The most frequently experienced disasters include blackouts (10%), floods (5%), and fires (4%). Financial damages from disasters tend to be less than $500,000. Eleven companies had financial damages of less than $100,000 and only two had damages between $100,000 and $500,000. One company did experience damages of $1 million to $5 million, while five executives don’t know how much the financial damages were. Given the low experience levels with disasters, the non-financial impact of the disasters appears minimal with only four executives indicating the disaster negatively impacted customer relationships, three indicating the disaster resulted in a reduction in the workforce, one indicating the disaster resulted in a loss of employee confidence, one mentioning the disaster tarnished their company’s reputation, and one mentioning a loss of stockholder confidence. Eleven executives indicate their companies experienced none of these non-financial damages. Even so, almost all (15 out of 19) companies that suffered a disaster did take action to reduce business interruptions in the future.
Three out of four (77%) Cleveland executives indicate that cyber security is part of their company’s overall business continuity plan. Only one-fifth (22%) indicate cyber security is not part of the plan, and 1% doesn’t know if it is or not.
Actions that Cleveland companies have taken when it comes to cyber security include defined corporate security policies (64%), educated employees (58%), and contracted with an outside service provider to manage security (24%). Viruses and worms are the most significant perceived threats to cyber security in the minds of Cleveland IT executives. Eight out of ten (80%) indicate this is one of the most significant threats, followed by “hackers” (43%). Other perceived threats to cyber security include SPAM (40%), an internal accident (32%), internal sabotage (31%), and customer, partner, and/or vendor access to internal systems (20%).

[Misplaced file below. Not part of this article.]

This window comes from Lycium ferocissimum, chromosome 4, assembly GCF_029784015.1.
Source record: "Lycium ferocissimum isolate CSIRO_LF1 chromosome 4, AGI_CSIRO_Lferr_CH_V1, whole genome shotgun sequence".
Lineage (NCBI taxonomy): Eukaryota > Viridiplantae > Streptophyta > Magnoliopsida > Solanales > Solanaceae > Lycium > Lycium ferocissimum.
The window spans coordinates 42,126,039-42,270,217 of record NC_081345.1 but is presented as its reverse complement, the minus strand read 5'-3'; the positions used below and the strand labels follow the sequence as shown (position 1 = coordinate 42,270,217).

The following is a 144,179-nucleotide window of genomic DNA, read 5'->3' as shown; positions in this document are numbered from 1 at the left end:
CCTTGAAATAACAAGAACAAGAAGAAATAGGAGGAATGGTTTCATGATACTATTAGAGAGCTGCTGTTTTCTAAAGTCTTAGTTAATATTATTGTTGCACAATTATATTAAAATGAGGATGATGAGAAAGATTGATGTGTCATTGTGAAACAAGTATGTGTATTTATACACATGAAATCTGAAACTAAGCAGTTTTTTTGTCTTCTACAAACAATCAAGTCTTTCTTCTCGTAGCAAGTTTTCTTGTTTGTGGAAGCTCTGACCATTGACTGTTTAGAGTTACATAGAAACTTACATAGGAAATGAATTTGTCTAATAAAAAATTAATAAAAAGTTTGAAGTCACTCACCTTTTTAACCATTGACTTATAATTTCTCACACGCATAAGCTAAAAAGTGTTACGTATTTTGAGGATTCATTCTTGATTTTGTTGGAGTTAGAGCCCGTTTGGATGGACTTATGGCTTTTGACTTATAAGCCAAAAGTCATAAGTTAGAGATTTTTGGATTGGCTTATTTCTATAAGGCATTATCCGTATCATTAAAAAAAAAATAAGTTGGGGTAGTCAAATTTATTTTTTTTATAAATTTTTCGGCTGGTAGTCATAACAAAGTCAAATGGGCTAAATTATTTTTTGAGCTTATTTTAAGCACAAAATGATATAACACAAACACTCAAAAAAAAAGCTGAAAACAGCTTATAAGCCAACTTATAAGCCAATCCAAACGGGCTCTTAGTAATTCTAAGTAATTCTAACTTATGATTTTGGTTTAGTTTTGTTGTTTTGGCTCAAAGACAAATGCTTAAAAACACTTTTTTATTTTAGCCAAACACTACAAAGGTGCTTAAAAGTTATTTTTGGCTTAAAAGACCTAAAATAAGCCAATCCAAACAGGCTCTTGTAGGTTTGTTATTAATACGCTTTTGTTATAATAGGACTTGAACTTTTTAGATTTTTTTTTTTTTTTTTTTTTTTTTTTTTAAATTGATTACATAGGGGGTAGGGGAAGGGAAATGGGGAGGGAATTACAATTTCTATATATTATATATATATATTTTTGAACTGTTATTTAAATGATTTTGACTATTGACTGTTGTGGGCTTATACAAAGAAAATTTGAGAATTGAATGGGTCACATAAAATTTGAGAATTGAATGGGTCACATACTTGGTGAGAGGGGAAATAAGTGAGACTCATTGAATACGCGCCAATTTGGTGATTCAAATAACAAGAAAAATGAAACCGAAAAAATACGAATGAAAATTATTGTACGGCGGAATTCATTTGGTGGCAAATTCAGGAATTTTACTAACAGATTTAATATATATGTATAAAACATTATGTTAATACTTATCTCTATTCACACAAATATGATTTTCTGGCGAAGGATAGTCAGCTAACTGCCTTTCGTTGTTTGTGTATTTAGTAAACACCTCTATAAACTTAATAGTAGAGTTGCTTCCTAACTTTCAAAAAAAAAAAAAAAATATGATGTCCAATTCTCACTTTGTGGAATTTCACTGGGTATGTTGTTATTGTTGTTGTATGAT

Less than half (48%) of Cleveland IT executives view cyber security as a concern. On a scale of one to five, where “5” means a top concern and “1” means not a concern, fewer than one out of ten (13%) rate cyber security as a “5,” and one-third (35%) rate it a “4.”
Another one-third (32%) rate cyber security as a “3,” while one-fifth (20%) rate it as not a concern (a “2” or a “1”).
If Cleveland IT executives can’t sleep at night, it is because they are worrying about viruses/worms and security breaches. One-third (35%) indicate that worrying about viruses/worms is most likely to keep them up at night, followed by security breaches (19%), natural disasters (14%), man-made disasters (11%), and corporate/eCommerce sites crashing (9%).